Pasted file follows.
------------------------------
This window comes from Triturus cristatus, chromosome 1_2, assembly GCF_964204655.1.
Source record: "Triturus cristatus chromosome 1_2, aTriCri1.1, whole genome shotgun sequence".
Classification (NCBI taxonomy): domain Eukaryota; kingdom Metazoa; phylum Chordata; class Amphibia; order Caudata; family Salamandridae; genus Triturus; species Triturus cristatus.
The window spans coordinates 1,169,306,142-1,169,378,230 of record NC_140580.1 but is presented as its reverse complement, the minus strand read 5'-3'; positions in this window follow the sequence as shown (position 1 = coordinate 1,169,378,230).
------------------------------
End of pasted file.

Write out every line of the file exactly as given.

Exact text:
This window comes from Triturus cristatus, chromosome 1_2, assembly GCF_964204655.1.
Source record: "Triturus cristatus chromosome 1_2, aTriCri1.1, whole genome shotgun sequence".
Classification (NCBI taxonomy): domain Eukaryota; kingdom Metazoa; phylum Chordata; class Amphibia; order Caudata; family Salamandridae; genus Triturus; species Triturus cristatus.
The window spans coordinates 1,169,306,142-1,169,378,230 of record NC_140580.1 but is presented as its reverse complement, the minus strand read 5'-3'; positions in this window follow the sequence as shown (position 1 = coordinate 1,169,378,230).